Paul: Having grown up (Mark and me) in a house with an emphasis on the importance of music, getting into instruments was a pretty logical step for us. I was given an acoustic guitar at a very young age. My abiding memory of that guitar is the vision of it innocently lying on the floor while I jump on and subsequently break it. I obviously wasn't ready. Years later Mark and I received guitars and by this time were both of an age to appreciate and use them. Mark got in to a couple of bands at a young age while I was happier to sit at home, strum away and wait until I felt absolutely ready to be in a band. The first one I joined was actually Suspire. We (Paul and Mark) spent a lot of our school years out in California. With the schooling system being a bit different, we never took music as an academic subject. The main tool for learning the guitar for both of us was Oasis tablature. Noel's song writing involved a masterful use of simple chords to create memorable songs. It was a perfect education. All in all, we were just totally self-taught; picking up the guitar, the bass or the keyboard at home and seeing what noise we could make that didn't sound too terrible.
What was your first gig like?
Mark: Our first gig as a 3-piece was August 2008 at Box in Glasgow. Our singer left to pursue a solo project in March 2008 and we decided to just proceed as a trio. Paul moved on to vocal duties and we started writing a whole new set. Unfortunately, just weeks after we made the decision to carry on, a tumour in Paul’s hand was discovered. Having this removed, and the subsequent recovery time, meant that we didn’t gig until August. The gig itself was nothing spectacular, but having been delayed in the manner we were, getting up on stage and starting on our new path felt great.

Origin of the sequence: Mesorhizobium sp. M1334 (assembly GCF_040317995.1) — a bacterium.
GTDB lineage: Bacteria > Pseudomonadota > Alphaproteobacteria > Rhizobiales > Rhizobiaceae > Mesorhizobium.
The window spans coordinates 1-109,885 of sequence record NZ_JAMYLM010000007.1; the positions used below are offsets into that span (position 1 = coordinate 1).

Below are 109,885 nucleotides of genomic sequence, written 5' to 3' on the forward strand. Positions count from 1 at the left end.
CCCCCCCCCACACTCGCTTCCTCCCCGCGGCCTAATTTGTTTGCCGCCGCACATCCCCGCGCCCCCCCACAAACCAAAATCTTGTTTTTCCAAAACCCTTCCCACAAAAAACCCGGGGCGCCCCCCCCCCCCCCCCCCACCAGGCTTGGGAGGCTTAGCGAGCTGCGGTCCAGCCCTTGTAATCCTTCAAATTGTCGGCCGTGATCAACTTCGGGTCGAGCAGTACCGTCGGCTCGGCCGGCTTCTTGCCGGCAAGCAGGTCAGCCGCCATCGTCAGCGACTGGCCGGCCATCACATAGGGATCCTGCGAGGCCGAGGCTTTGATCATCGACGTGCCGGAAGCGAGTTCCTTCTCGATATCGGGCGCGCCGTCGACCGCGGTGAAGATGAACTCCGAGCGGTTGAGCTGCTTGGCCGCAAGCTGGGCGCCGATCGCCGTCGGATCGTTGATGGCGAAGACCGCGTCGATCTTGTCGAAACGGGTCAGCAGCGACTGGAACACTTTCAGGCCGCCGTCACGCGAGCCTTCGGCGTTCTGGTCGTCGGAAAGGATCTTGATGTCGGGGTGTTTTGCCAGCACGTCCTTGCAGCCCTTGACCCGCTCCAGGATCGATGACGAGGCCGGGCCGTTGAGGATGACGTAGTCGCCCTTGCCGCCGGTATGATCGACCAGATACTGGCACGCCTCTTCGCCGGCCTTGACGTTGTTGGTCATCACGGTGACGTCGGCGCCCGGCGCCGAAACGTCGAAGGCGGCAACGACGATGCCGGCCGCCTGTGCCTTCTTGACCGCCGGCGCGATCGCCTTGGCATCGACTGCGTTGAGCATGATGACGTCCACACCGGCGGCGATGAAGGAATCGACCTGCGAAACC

Do you feel you've come a long way since then?
Mark: I feel we’ve grown and learned a great deal since that gig. 2009 saw us tour France; play George Square; The Mill; record and release our debut single and establish ourselves as a confident and solid band. The change to playing as a trio, after years of having four or five musicians in the band, took some getting used to in terms of the use of dynamics. It is an ongoing learning process, but we love every minute of it.
What has been your favourite gig that you've played so far? Is there a least favourite?
Clare: I’d have to say that my favourite was our single launch at Stereo in Glasgow this year: 5th Oct 2009. We had a massive turn-out with an electric atmosphere. We knew we had people out there that supported us, but walking out on stage and seeing the place so packed was almost surprising. The gig itself was a culmination of a lot of effort by a close-knit group of people. It was a fantastic success for everyone involved and to top it all off, we had a great time onstage. Off the top of my head, I couldn’t point out a least favourite. Not all gigs go to plan, but it’s all part of the learning process. All gigs are worth playing!
Can you tell me a bit about One Creative Scotland? How did you get started with it? What it is exactly?